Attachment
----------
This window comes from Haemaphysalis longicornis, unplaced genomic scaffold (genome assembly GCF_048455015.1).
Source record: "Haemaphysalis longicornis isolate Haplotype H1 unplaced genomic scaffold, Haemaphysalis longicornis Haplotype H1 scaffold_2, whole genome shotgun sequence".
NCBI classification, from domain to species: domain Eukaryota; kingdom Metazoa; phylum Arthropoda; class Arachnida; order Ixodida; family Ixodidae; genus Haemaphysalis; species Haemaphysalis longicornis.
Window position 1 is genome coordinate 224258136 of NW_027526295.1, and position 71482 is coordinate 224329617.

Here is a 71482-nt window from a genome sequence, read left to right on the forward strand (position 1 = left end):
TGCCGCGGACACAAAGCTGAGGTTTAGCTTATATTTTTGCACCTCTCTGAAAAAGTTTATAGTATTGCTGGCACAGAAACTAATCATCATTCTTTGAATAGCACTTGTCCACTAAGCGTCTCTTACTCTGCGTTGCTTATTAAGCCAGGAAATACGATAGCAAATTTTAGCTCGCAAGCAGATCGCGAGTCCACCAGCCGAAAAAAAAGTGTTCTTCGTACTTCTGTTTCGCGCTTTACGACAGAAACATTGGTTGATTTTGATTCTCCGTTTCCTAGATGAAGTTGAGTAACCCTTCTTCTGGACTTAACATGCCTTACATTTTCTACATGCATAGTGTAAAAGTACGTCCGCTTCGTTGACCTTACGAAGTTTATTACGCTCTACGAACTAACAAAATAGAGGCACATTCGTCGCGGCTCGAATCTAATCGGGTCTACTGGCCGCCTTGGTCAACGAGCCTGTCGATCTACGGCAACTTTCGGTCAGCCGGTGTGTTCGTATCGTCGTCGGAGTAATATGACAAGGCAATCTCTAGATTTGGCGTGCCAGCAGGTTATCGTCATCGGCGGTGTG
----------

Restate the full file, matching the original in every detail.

This window comes from Haemaphysalis longicornis, unplaced genomic scaffold (genome assembly GCF_048455015.1).
Source record: "Haemaphysalis longicornis isolate Haplotype H1 unplaced genomic scaffold, Haemaphysalis longicornis Haplotype H1 scaffold_2, whole genome shotgun sequence".
NCBI classification, from domain to species: domain Eukaryota; kingdom Metazoa; phylum Arthropoda; class Arachnida; order Ixodida; family Ixodidae; genus Haemaphysalis; species Haemaphysalis longicornis.
Window position 1 is genome coordinate 224258136 of NW_027526295.1, and position 71482 is coordinate 224329617.

Here is a 71482-nt window from a genome sequence, read left to right on the forward strand (position 1 = left end):
TGCCGCGGACACAAAGCTGAGGTTTAGCTTATATTTTTGCACCTCTCTGAAAAAGTTTATAGTATTGCTGGCACAGAAACTAATCATCATTCTTTGAATAGCACTTGTCCACTAAGCGTCTCTTACTCTGCGTTGCTTATTAAGCCAGGAAATACGATAGCAAATTTTAGCTCGCAAGCAGATCGCGAGTCCACCAGCCGAAAAAAAAGTGTTCTTCGTACTTCTGTTTCGCGCTTTACGACAGAAACATTGGTTGATTTTGATTCTCCGTTTCCTAGATGAAGTTGAGTAACCCTTCTTCTGGACTTAACATGCCTTACATTTTCTACATGCATAGTGTAAAAGTACGTCCGCTTCGTTGACCTTACGAAGTTTATTACGCTCTACGAACTAACAAAATAGAGGCACATTCGTCGCGGCTCGAATCTAATCGGGTCTACTGGCCGCCTTGGTCAACGAGCCTGTCGATCTACGGCAACTTTCGGTCAGCCGGTGTGTTCGTATCGTCGTCGGAGTAATATGACAAGGCAATCTCTAGATTTGGCGTGCCAGCAGGTTATCGTCATCGGCGGTGTG